Computer workstations with louvered observation windows outside patient rooms include an overhead soffit with recessed lighting to differentiate the space. The original design called for soffits made of richly finished wood. The design team opted for painted wood, which looks nice at a fraction of the cost.

Responding to growth

The replacement project began in January 2008 with a two-year effort to grow the emergency department from 21 beds to 35, modernize operating rooms and update sterile support areas and the post-anesthesia care unit within the 1977 structure. The ED included a drive-through weather-protected ambulance bay to replace one configured like a loading dock.

“We wanted to respond to growth in ED volumes and provide our patients with greater privacy, while meeting the needs of our EMS partners,” said hospital President Terrie Edwards.

Unlike the 1977 patient rooms, which could barely accommodate a bedside easy chair, patient rooms in the new towers include pullout sofas for family members to spend the night and private baths with no-step showers. But building the two towers was a test for the clinical and project teams, which had to demolish and build the East Tower within 3 feet of a working hospital.

Pile driving — the sound of progress

Edwards could see, hear and feel pile driving just outside her office window. It made meetings and conference calls difficult, but of greater concern was the effect on patients and staff.

“They were not happy with it,” Edwards recalled. “Even though we had a great communication plan and patients appreciated the new facilities, our patient satisfaction scores took a dip due to the noise and disruption.”

Patients were offered earplugs to dampen noise and ear buds for music, but the pounding was pervasive every day for eight weeks.

“Some patients actually enjoyed watching the construction from their windows,” Edwards recalled.

It took 208 hits each to drive 628 90-foot piles for the East Tower, even after Whiting-Turner required the contractor to drill 25-foot pilot holes. The West Tower needed 472 piles over six weeks. Trucks bringing piles to the site could carry only two at a time and deliveries had to be scheduled between 9 a.m. and 3 p.m. to avoid gridlock on nearby interstates.

All subcontractors bidding on the project knew what they were in for. They’ve learned that communicating a job’s unique requirements up front reduces unplanned costs.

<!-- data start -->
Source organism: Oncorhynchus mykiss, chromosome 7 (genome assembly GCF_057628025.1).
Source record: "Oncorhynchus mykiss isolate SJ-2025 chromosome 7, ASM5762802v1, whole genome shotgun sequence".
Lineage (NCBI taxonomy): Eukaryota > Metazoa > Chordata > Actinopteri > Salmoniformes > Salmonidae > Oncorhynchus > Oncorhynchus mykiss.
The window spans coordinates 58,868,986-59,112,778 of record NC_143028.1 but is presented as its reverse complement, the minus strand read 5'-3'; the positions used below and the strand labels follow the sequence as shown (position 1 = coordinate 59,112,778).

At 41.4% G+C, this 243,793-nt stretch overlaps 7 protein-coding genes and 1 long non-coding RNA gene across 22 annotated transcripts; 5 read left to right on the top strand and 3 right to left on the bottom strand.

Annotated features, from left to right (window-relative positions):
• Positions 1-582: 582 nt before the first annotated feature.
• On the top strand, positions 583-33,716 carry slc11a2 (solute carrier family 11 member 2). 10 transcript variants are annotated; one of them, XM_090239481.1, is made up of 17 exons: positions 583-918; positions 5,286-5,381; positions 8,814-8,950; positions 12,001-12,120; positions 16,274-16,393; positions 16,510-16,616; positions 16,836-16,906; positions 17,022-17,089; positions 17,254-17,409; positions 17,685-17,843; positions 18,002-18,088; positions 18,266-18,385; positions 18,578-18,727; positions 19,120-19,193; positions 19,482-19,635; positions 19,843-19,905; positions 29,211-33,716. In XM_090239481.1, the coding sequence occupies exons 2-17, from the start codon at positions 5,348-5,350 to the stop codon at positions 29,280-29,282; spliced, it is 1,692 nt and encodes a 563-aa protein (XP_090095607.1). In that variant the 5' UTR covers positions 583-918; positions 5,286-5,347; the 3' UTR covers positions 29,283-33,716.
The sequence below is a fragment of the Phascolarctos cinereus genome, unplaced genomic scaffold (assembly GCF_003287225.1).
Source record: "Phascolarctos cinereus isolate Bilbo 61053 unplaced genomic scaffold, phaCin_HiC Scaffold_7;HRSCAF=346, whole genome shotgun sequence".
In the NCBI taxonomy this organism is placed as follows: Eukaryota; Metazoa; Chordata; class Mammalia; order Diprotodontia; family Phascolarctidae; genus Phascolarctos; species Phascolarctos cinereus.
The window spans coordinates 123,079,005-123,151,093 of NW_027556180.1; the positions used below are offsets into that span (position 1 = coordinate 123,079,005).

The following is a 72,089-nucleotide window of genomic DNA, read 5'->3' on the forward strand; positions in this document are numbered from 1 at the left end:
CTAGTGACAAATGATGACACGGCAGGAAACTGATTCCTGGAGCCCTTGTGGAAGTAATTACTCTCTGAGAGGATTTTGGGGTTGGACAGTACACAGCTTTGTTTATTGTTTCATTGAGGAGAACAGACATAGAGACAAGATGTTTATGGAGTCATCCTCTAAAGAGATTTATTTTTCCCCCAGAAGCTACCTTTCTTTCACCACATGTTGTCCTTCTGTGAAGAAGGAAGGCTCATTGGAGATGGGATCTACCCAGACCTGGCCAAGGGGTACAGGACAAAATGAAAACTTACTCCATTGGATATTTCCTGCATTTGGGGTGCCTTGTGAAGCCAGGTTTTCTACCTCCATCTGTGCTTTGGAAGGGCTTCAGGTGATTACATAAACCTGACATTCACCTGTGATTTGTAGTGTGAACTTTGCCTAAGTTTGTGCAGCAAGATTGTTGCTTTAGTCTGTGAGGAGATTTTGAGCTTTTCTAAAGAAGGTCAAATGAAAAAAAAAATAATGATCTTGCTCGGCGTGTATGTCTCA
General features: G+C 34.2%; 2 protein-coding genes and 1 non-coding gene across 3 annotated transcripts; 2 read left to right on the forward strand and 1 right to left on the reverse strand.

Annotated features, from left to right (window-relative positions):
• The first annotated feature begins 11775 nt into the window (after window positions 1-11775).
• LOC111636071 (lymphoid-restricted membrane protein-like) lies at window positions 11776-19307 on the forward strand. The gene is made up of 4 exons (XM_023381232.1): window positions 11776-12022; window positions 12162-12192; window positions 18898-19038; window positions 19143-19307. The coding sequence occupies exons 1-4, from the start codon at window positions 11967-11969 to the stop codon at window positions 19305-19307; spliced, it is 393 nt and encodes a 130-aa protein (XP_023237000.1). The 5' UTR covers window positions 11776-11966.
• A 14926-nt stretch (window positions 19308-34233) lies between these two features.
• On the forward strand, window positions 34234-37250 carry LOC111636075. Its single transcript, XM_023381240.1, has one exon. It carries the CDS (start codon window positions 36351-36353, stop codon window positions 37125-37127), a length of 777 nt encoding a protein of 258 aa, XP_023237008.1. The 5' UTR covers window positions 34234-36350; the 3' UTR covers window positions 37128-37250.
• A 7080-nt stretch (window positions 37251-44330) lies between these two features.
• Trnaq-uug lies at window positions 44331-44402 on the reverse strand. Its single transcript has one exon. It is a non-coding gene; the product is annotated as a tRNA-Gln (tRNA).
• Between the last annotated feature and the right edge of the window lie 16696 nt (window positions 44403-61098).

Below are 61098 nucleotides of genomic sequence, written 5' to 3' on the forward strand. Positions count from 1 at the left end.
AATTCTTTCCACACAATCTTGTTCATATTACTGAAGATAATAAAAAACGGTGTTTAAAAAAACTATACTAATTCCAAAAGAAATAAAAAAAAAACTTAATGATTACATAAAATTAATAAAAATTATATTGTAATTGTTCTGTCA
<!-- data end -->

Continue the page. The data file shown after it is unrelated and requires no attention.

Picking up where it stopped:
Keeping patients safe during outages

As the East and West towers neared completion, each required utility connections, which involved planned outages. For the hospital’s facilities and nursing teams, preparing for these meant brainstorming every conceivable crisis.

“We were preoccupied with failure,” said Kreiser. “If the outage is extended, what’s our plan B?” she would ask. “If there’s a code blue called and the overhead speakers don’t work, what’s our backup plan?”

For Facilities Director Richard Brock, planning for outages of electricity, medical gases, suction and other services included close attention to patient safety.

“Every time we planned one of these, we had a safety stand down,” Brock said. “All leadership walked through the plan together and then did so with their staffs.”

The work included more than 80 planned electrical interruptions and 45 for mechanical, plumbing and medical gas connections. Most were scheduled for the middle of the night and were accomplished in less time than allotted.

Next steps

All Sentara Leigh Hospital inpatients are in the new towers. The vacated B-wing was demolished to make room for a two-story atrium-style main entrance, outpatient spaces, central registration area and education rooms, scheduled to open in March of 2016.

To reach a temporary main entrance, visitors walk through a landscaped healing garden between the East and West towers, which includes a labyrinth and varying terrains and elevations for orthopedic rehabilitation on nice days.

Now in its final 10 months, this complex replacement project is coming to bricks-and-mortar fruition, and a new beginning for Sentara Leigh Hospital is in sight.

“Our patients deserve this, and I’m grateful that Sentara leadership had the vision to support this transformation,” said Edwards.

“Sentara Leigh Hospital has always been associated with cutting-edge design and state-of-the-art care, and we’re going to build on that legacy for decades to come.”

Author: Dale Gauding | Photos by Steve Budman
Dale Gauding is a communications advisor for Sentara Healthcare.


Posted July 20, 2015